Sunday 8 December 2019

Hanging on the telephone: Which? reveals energy firms that keep people waiting

Which? said companies need to up their game as there are huge variations in waiting times and a lack of consistency on customer service.

Which? found huge variations in Energy firms’ response times (PA)
Which? found huge variations in Energy firms’ response times (PA)

By Vicky Shaw, PA Personal Finance Correspondent

Energy firms are sometimes keeping customers on hold for more than half an hour before they can get through – and around a fifth typically take over 10 minutes to pick up,  according to Which?

It said companies need to up their game as there are huge variations in waiting times and a lack of consistency on customer service.

The consumer group made 432 calls to 36 energy suppliers to find out how long customers were left waiting before speaking to a member of staff.

On some occasions, it took more than 30 minutes for calls to be answered, the snapshot investigation found.

Energy customers should be able to expect good customer service from their supplier, so it is unacceptable that some people are facing waits of half an hour or more just to speak with an adviser Natalie Hitchins, Which?

Each provider was called 12 times at different times of the day and on different days of the week to calculate the average call waiting time for customers.

Which? found that ScottishPower left customers waiting for an average of 21 minutes and 24 seconds before calls were answered – 20 minutes slower than the fastest company in its research, So Energy, which answered calls in just 38 seconds.

Which? said that last year, ScottishPower had been the fastest of the Big Six providers.

This year, EDF Energy was the best of the Big Six, answering calls in three minutes and two seconds on average.

A ScottishPower spokesman said: “Nobody wants to be at the bottom of this type of list and we’re already working hard to regain our top spot.”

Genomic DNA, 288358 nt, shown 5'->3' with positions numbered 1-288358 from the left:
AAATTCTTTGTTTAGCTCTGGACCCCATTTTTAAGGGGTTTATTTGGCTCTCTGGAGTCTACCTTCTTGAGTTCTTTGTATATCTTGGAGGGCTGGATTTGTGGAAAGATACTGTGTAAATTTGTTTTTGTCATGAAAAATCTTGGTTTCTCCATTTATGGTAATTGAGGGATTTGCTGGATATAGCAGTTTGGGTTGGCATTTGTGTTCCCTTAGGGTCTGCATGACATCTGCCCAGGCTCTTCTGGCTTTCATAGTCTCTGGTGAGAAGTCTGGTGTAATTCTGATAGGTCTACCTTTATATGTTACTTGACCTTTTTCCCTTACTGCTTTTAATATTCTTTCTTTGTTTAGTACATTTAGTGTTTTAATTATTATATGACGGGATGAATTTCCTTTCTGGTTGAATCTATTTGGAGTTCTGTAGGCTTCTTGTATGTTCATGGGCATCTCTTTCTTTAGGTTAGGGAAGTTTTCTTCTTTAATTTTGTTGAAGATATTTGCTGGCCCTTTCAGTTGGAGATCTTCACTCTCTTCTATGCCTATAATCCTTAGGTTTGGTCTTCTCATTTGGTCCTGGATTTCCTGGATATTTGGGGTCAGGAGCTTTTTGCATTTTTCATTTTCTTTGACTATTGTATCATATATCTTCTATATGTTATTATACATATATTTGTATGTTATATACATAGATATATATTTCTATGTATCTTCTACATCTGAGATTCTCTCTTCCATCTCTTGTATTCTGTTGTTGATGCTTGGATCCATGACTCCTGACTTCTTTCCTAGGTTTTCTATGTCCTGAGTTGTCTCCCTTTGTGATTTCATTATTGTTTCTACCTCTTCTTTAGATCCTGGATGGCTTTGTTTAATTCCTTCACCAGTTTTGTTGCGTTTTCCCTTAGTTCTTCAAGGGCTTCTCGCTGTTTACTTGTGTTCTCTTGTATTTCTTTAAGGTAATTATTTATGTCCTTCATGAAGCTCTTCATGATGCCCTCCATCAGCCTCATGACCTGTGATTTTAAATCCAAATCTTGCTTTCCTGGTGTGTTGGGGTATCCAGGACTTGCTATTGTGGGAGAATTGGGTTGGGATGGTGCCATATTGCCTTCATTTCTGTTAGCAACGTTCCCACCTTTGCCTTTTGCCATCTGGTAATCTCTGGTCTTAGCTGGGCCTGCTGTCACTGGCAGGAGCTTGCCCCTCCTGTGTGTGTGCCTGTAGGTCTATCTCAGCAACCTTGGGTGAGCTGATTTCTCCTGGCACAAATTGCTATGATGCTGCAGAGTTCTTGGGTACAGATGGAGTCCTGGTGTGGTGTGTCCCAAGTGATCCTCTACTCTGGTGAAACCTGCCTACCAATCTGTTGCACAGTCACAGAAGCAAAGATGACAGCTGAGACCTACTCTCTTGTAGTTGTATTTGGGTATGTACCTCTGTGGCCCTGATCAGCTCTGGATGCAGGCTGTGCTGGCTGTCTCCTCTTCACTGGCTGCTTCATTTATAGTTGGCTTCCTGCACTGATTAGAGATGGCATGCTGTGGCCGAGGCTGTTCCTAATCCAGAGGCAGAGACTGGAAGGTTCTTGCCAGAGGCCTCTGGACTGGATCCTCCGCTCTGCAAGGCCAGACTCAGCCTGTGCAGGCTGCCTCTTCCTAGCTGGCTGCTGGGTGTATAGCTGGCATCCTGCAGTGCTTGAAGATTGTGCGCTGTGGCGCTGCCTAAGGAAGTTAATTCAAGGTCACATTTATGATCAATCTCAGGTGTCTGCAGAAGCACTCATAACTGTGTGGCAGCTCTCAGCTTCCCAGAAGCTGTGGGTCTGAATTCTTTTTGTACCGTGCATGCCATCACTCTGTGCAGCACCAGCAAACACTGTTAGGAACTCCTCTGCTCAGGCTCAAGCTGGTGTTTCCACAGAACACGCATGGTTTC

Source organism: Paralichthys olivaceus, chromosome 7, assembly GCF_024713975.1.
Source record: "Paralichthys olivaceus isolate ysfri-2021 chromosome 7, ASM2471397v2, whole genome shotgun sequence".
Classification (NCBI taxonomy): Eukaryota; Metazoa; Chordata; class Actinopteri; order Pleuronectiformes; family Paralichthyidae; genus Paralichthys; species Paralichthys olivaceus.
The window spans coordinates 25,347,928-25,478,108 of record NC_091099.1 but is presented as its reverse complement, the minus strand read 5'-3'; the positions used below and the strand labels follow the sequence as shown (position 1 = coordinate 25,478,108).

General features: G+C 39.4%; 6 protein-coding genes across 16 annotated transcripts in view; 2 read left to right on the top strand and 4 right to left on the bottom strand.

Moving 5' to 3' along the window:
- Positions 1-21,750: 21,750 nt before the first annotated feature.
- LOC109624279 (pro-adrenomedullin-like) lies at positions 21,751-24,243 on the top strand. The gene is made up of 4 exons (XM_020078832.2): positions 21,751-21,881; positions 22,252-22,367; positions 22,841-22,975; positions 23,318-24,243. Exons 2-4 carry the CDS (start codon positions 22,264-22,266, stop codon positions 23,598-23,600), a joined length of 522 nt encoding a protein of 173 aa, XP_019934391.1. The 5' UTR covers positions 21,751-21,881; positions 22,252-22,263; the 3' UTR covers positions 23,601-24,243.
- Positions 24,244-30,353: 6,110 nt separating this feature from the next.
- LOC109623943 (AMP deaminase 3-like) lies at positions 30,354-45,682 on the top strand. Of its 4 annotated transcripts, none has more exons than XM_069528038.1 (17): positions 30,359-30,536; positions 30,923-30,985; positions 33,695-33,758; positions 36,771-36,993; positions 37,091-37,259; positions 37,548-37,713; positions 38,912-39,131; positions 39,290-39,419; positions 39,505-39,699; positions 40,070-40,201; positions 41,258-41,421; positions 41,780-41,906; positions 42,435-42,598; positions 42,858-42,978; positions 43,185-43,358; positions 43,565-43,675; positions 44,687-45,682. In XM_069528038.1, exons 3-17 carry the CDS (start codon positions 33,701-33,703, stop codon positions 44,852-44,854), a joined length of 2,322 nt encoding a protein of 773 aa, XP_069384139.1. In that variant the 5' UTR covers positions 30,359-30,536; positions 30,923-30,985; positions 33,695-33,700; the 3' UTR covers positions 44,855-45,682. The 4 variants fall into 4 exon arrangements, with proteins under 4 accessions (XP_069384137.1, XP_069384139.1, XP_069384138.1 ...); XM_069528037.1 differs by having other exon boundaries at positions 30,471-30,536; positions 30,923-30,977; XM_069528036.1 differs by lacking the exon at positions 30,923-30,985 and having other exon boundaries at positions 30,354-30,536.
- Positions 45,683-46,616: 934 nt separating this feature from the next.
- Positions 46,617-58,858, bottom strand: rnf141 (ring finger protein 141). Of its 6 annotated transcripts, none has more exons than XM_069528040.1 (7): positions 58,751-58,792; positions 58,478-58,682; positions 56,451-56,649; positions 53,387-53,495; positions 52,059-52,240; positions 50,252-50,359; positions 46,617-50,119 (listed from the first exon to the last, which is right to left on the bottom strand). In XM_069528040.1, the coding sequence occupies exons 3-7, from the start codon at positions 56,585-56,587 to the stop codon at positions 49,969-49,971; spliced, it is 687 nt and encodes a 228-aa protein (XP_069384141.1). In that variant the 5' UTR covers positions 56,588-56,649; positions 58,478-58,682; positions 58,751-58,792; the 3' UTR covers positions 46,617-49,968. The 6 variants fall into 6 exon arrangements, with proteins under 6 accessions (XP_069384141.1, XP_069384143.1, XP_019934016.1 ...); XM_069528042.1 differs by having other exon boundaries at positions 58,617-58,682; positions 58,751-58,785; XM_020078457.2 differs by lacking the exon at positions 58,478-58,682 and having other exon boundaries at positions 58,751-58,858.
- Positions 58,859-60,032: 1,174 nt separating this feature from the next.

The consumer group also found that challenger brand Bulb Energy kept customers on hold for an average of 19 minutes and two seconds before calls were answered, and had the longest single call waiting time of 41 minutes and 48 seconds in its research.

Around a fifth of suppliers included in the research – Avro Energy, Boost, Bulb Energy, Engie, Green Network Energy, Utilita, Utility Point and Scottish Power – kept customers waiting for more than 10 minutes on average.

Twelve of the companies Which? investigated also offered a live chat online for customers to seek help.

Spark Energy was the fastest to respond, taking just 30 seconds on average.

At the other end of the scale, British Gas was the slowest company to respond to live chat queries – with an average wait of seven minutes and 14 seconds.

Which? said British Gas customers may have better luck getting through on the phone – as the energy giant answered calls in four minutes and 19 seconds on average.

When choosing an energy provider, Which? recommends customers consider all factors including value for money and customer service.

Natalie Hitchins, Which? head of home products and services, said: “Energy customers should be able to expect good customer service from their supplier, so it is unacceptable that some people are facing waits of half an hour or more just to speak with an adviser.

“If you are tired of poor customer service and wasted time on the phone, then you should switch to a provider that can better meet your needs, and potentially save you hundreds of pounds.”

Here are the five energy firms with the fastest average response times, according to Which?

1. So Energy, 38 seconds
2. Together Energy, 41 seconds
3. Flow Energy, 45 seconds
4. Ebico, 50 seconds
5. Ampower, 57 seconds

And here are the five slowest average response times, according to Which?:

1. ScottishPower, 21 minutes 24 seconds
2. Bulb Energy, 19 minutes two seconds
3. Utility Point, 18 minutes five seconds
4. Boost, 17 minutes 35 seconds
5. Utilita, 15 minutes 44 seconds

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